Photo credit: Ami Barwell for Stand Up To Cancer
Defiance – what does that mean to you?
One dictionary definition is: proud and determined opposition against authority. To me it means challenging the norm, being brave enough to speak up for myself.
Ami Barwell’s Defiance exhibition for Stand Up to Cancer shows the gritty and raw reality of cancer. Sixteen men and women took part in the exhibition to show strength and solidarity against the disease, despite the changes to their bodies.
To celebrate the exhibition, I appeared on a panel alongside two others whose lives had been and are affected by cancer. The panel was hosted by Steph, who has lived with cancer as the wife of Doug, one of my fellow panellists. Myself, Doug and Tasha had portraits in the exhibition which show the scars caused by the surgery which cut away our tumours. What they don’t show is the mental scars which still affect our lives.
Despite being diagnosed with different cancers and having different treatment, the similarities of our stories were striking. We each talked about the psychological challenges that we faced at different points in our navigation of our diseases, and the way that we strived to take back control to try to find our new normal…whatever that may be.
Doug was diagnosed with Medullary Thyroid Cancer when he was 30. He hasn’t been given the all clear as he still has cancer in his throat but for now it’s under control. He had to have surgery to his throat and, as a result, lost his voice. I was really moved, listening as he described the fear; not knowing whether his voice would ever come back again. It has…but not as before and Doug describes that as almost like an invisible scar.
At the age of 17, Tasha was diagnosed with Neuroblatoma which completely changed her face. She talked about the disfiguring effect that the cancer had on her and on the way that others saw her. I was struck by the way that Tasha had to negotiate social media as a young woman coming to terms with what had happened to her. She berated the ridiculousness of selfie culture that she has grown up in, whilst at the same time trying to come to terms with her new face.
This was one of the few times that I’ve met people with cancers different to mine. Most of the time I talk to and meet fellow breast cancer patients, so it was fantastic for me not only to listen to Doug and Tasha talking about their cancers, but also to others in the audience who had different experiences.
One person in particular who touched me was Saima Thompson who has Stage 4 Lung Cancer. She pointed out the very low representation of BAME people in the exhibition and also in the room. This brought me up short as I just hadn’t been aware of it as a white woman. Quite an unsettling & revelatory experience for me. Saima also talked about the large number of BAME women who die from breast and other cancers because talking about their symptoms is considered taboo in their cultures. They just don’t go to their doctors in time for the cancers to be treatable. She is taking action and has set up a BAME cancer support Facebook group.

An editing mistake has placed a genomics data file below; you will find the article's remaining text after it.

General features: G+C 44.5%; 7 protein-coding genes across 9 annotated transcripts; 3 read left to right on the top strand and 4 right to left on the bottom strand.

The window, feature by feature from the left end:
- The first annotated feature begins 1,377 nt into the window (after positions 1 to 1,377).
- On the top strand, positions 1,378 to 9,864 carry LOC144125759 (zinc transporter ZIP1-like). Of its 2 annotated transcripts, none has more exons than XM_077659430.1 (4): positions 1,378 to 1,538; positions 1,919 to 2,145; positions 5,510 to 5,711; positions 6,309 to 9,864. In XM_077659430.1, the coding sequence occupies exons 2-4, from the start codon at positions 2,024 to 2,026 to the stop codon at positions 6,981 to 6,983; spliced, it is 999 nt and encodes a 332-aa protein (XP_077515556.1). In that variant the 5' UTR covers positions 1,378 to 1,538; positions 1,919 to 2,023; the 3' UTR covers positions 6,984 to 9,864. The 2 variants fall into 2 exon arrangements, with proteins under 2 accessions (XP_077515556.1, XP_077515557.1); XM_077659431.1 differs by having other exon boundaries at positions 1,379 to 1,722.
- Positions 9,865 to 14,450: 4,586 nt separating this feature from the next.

Saima is one of a growing number of BAME cancer patients who are speaking out about their experiences, trying to break the taboo that exists in their communities. One of her aims is to encourage people to report their symptoms to their doctor at an early stage, or at least confide in their friends and family.
Someone else working hard in this area is Leanne Pero. I met Leanne a few weeks ago when she was speaking on a breast cancer panel. She and the Leanne Pero Foundation has curated an exhibition called Black Women Rising ; the UK’s first all-black female cancer portrait exhibition. It aims to get more black female cancer patients connecting and talking about their cancer experiences, aiding their recovery process. She has tons of other hats apart from advocate for more cancer awareness in the BAME community and she is a seriously inspiring woman.
It seems to me that the word Defiance describes all of these resilient and impressive people. All of us have been and are being defiant in the face of adversity. We’ve all turned truly negative experiences into positives. We choose to speak honestly, openly and defiantly in the hope that others will hear and choose to be defiant themselves.
Stand Up To Cancer have raised over £62million in the UK so far, and their purpose is to speed up life-saving research. If you would like to donate, head here.